Key Tracks: Greens and Blues” / “Snakes

Burial – Rival Dealer (Hyberdub, 2013)

burial - rival dealerWilliam Bevan’s seventh EP is his most ambitious and his easiest to like for reasons that have nothing to do with the music. Sampled throughout the three songs are clips and sound bites from victims of bullying who tell the listener it is O.K. to be you. Indisputably noble, for sure. When it comes to his hauntingly colorless style of dub step however, there’s less bite. The pair of 10-minute sloggers begins well – forceful and with purpose – but each melts into a pool of motionless goop as their running time expands. Perhaps the aim is to disarm new ears and add focus to the lyrics. But undercutting the music takes away from the impact of the message. Bevan has his cake, he just doesn’t eat it. GRADE: B+

Key Track: Rival Dealer

Sound ‘Round: Stephen Malkmus & The Jicks / Hard Working Americans

They are who we thought they were
Stephen Malkmus & The Jicks – Wig Out at Jagbags (Matador)stephen malkmus and the jicks - wig out at jagbagsMalkmus’ sixth album with The Jicks marks one more than he recorded with Pavement. Closer to 50 than 40, he’s neither cozying up to cool nor straining for hipness or relevancy. The goal is to simply do things on his terms: basement guitars aplenty, quippy one-liners, deadpan humor and nostalgia for his younger and more vulnerable years when the music was pure, man. “We grew up listening to all the music from the best decade ever,” he declares on “Lariat” which name checks the Grateful Dead while paying homage to Steely Dan’s longue rock. He’s got his eye on the past, sure, but he’s not consumed by it. Ever playful and upbeat, the melodies are nimble, Malkmus’ sing-song vocals come off boyish, betraying his age and his penchant for brevity – only three songs cross four minutes – makes this highly listenable album his best solo effort yet. He’s having more fun than he’s had in years. Ask him if he misses his old band. Go on. I dare ya. GRADE: A-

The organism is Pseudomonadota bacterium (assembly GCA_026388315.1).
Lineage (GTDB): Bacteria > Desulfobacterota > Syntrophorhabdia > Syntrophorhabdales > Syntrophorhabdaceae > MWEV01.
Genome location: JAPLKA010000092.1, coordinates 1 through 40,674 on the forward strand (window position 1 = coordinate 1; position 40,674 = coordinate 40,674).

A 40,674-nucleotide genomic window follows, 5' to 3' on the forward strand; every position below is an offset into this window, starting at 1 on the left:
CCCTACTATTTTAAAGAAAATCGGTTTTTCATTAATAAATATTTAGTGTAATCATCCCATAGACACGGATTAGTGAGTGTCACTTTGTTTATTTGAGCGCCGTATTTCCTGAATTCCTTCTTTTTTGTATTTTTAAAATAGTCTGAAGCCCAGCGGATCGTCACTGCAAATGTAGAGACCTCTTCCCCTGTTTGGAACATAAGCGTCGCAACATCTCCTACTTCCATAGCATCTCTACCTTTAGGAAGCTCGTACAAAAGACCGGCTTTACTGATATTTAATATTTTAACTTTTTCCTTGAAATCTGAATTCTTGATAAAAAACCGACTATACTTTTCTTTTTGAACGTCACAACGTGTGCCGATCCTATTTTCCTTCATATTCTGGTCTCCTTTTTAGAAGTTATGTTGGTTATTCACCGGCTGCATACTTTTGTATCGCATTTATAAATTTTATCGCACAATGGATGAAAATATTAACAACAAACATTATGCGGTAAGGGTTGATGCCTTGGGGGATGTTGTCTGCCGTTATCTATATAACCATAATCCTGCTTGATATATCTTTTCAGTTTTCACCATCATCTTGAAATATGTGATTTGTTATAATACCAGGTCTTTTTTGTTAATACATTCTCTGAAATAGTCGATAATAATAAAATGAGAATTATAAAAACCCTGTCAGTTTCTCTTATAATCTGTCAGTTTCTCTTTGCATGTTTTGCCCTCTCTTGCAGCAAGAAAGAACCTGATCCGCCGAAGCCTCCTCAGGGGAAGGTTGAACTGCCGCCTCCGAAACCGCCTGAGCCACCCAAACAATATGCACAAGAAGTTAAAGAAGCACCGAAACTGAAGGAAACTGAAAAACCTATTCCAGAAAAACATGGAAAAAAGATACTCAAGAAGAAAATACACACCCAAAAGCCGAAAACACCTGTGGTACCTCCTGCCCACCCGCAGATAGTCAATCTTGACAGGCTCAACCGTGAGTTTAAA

Key Tracks: Lariat” / “Houston Hades” / “Chartjunk”

Hard Working Americans – Hard Working Americans (Melvin Records)

hard working americans - hard working americansA mid-career renaissance refashioned Todd Snider from a burnout with a funny bone into one of America’s formidable songwriters. His subject matter concerns the poor and middle class, but his wit and zippy wordplay lends lightheartedness to his solemn leftist leanings. His previous solo release, Agnostic Hymns & Stoner Fables, was a culmination of his biting brand of country blues and a poignant skewering of the nation’s poo-poo economy. His latest venture is a victory lap. The lyrics belong to Gilliam Welch, Randy Newman, Hayes Carll and others while the musicianship has been leased to members of Widespread Panic, The Chris Robinson Brotherhood and Great American Taxi. “I’ve been standing in between [the songwriters and the musicians] and thinking that the people in each [world] were meant for each other,” Snider says. The lyrics work fine as they concern matters explored in Snider’s own material. The small surprise and subsequent victory is the restraint in the music. Each of these 11 songs is taut and light on jam – which is good. Save the mushrooms for the stage. GRADE: A-